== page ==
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High demand, low supply: 48% eager for electric driving lessons, but few find instructors with EVs

By Mathilda Bartholomew | March 1, 2024

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48% of drivers would be more inclined to take driving lessons in electric cars but only one in seven surveyed individuals can find a local instructor with a battery-powered model

High demand, low supply: 48% eager for electric driving lessons, but few find instructors with EVs

The aspiring drivers of the nation have voiced their preference for learning in electric cars. However, a recent study by Gridserve, a charging network, reveals an environmental dilemma in the UK. The shortage of driving instructors with electric vehicles is hindering the transition to electric motoring.

Gridserve's study indicates that 48% of drivers would be more inclined to take driving lessons in electric cars. Nevertheless, only one in seven surveyed individuals can find a local instructor with a battery-powered model.

Finding an electric vehicle instructor appears to be a geographical challenge. In London, 41% of learners can locate one, while the figure drops to one in 10 in Yorkshire or the East of England. The West Midlands fares better than average, with 23% able to access local EV driving lessons.

A parallel study by WhatCar? reports a remarkable 283% surge in the popularity of automatic tests compared to a decade ago, attributing this shift to the transition to electric vehicles. While electric cars are primarily praised for their zero emissions, the ease of driving is another significant attraction.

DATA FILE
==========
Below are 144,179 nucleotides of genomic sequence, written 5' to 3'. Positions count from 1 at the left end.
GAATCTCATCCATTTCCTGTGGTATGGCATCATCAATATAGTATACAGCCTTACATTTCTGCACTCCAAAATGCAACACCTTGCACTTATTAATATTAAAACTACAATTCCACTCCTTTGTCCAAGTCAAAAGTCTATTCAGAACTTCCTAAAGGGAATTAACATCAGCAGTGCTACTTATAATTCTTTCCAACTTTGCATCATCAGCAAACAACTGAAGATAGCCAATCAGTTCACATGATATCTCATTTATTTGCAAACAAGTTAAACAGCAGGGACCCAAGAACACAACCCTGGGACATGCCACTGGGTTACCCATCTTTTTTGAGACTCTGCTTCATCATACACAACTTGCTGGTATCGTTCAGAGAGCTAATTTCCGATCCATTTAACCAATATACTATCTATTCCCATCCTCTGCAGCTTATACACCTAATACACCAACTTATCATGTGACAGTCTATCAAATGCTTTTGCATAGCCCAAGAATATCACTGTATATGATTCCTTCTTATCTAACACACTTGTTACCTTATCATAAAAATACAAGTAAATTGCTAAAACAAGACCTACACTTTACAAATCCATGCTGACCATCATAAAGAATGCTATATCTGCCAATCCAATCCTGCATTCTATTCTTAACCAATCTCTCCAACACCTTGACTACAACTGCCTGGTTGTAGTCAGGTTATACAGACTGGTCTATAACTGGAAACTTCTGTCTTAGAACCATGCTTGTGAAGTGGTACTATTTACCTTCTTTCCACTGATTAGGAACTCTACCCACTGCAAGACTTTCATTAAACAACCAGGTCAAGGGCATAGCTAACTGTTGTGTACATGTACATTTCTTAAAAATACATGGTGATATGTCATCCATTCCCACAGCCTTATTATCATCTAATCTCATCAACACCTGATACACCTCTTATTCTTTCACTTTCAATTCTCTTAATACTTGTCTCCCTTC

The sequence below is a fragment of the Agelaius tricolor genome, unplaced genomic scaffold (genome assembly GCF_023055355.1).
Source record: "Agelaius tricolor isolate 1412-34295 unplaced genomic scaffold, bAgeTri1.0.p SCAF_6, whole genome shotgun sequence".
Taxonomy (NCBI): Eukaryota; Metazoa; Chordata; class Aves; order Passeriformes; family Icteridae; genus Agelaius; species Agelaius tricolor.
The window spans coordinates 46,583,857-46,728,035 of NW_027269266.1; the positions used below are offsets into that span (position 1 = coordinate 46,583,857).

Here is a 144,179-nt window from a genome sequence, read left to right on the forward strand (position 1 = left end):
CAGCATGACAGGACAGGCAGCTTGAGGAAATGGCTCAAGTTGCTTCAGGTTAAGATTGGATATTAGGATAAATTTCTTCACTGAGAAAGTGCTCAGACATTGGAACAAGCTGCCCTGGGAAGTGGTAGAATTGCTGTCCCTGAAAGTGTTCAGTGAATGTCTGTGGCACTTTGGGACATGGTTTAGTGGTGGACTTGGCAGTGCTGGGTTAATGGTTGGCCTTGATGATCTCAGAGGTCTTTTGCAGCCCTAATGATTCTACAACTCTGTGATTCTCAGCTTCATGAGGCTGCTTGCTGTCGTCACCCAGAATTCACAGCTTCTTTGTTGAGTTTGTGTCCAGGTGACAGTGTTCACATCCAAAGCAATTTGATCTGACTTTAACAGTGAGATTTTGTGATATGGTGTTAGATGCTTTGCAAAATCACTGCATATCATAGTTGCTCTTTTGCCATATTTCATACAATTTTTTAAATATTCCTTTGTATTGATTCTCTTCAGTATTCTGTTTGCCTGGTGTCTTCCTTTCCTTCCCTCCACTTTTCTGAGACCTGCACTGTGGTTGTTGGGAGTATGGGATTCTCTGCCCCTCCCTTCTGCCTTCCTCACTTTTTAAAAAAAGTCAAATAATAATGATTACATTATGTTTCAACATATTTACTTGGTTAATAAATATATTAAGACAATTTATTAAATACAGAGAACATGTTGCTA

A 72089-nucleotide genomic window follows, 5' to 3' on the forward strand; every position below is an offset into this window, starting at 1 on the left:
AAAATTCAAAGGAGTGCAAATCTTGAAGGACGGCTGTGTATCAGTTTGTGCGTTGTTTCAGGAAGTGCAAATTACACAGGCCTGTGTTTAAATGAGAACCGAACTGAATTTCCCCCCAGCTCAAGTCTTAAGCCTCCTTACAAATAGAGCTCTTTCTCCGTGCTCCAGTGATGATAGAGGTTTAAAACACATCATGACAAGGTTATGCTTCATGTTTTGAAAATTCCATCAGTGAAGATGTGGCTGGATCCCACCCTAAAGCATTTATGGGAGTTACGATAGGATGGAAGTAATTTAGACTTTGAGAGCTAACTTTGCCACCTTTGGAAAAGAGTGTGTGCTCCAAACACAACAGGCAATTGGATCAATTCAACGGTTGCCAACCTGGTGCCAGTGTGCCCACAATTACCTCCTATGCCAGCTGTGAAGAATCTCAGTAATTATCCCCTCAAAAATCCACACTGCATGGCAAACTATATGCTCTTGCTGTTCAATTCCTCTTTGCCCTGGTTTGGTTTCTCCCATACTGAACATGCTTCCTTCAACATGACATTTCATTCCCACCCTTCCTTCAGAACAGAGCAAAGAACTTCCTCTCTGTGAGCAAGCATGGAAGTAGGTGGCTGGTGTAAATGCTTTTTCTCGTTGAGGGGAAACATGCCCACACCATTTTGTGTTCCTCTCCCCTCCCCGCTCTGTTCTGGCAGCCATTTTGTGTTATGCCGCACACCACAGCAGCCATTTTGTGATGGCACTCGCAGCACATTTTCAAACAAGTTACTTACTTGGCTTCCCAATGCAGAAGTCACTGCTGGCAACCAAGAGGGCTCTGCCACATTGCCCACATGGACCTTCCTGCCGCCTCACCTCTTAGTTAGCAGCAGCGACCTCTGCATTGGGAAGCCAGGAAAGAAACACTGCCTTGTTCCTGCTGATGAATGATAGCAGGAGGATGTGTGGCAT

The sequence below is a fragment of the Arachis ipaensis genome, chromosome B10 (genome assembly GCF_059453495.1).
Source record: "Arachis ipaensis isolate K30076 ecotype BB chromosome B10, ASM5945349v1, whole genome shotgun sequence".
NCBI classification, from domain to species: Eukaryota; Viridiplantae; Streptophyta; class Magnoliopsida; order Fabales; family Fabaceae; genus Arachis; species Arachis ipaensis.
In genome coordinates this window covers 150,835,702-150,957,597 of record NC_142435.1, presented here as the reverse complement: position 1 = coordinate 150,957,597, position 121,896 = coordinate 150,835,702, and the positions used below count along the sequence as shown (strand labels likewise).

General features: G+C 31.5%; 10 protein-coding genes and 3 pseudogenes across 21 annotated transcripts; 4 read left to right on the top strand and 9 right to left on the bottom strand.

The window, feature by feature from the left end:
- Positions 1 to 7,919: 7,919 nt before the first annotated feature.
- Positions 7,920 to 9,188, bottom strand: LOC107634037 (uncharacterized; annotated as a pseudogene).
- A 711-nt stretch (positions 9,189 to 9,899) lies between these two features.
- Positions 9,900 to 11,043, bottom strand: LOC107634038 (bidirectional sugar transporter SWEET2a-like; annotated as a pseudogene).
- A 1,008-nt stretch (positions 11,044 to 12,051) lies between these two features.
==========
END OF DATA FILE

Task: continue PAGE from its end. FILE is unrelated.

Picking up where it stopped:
Despite electric cars not technically having automatic gearboxes, they are commonly perceived as such due to their single-speed transmissions, providing instant acceleration without the need for shifting through multiple gears. Surprisingly, driving test pass rates for automatic tests are lower than manuals, standing at around 41.7% compared to an overall average of 48.9% in 2021/22.

The increasing prevalence of automatic gearboxes in new cars may influence learner decisions, as only 24% of new mainstream cars on sale offer a manual gearbox. With the looming 2035 ban on new petrol and diesel cars, the prospect of driving a manual gearbox car seems diminishing. Consequently, 29% of learner drivers consider learning manual pointless, expecting to spend most of their driving life in an automatic EV. Additionally, 24% plan to celebrate passing their driving test by acquiring their first electric car.

Claire Evans, the consumer editor at What Car?, states "The popularity of automatic gearboxes is partly down to manufacturers and engineering trends, as well as the increase in demand for electric cars, which don't need traditional gearboxes.

And many younger drivers clearly don't see the need to learn to drive a manual given that they are slowly being phased out."

Younger, environmentally conscious drivers are driving the desire to learn in an electric vehicle, with 40% of those aged 18 to 24 more likely to choose an instructor offering lessons in an electric car.

However, there is a significant challenge to address: the low average pass rate for those learning in electric cars. According to Gridserve, only one in 10 parents with offspring using L-plates on electric vehicles witnessed their children passing the driving test. This aligns with the pass rate for combustion-engine automatic cars. The convenience and faster learning pace in automatic or electric vehicles may lead to a false sense of security, with learners gaining less on-road experience and road safety awareness, resulting in a higher fail rate.

Considering that over 70% of cars registered in 2023 are automatic, there may be increasing calls to address this pass rate issue and ensure a more comprehensive learning experience for aspiring drivers.

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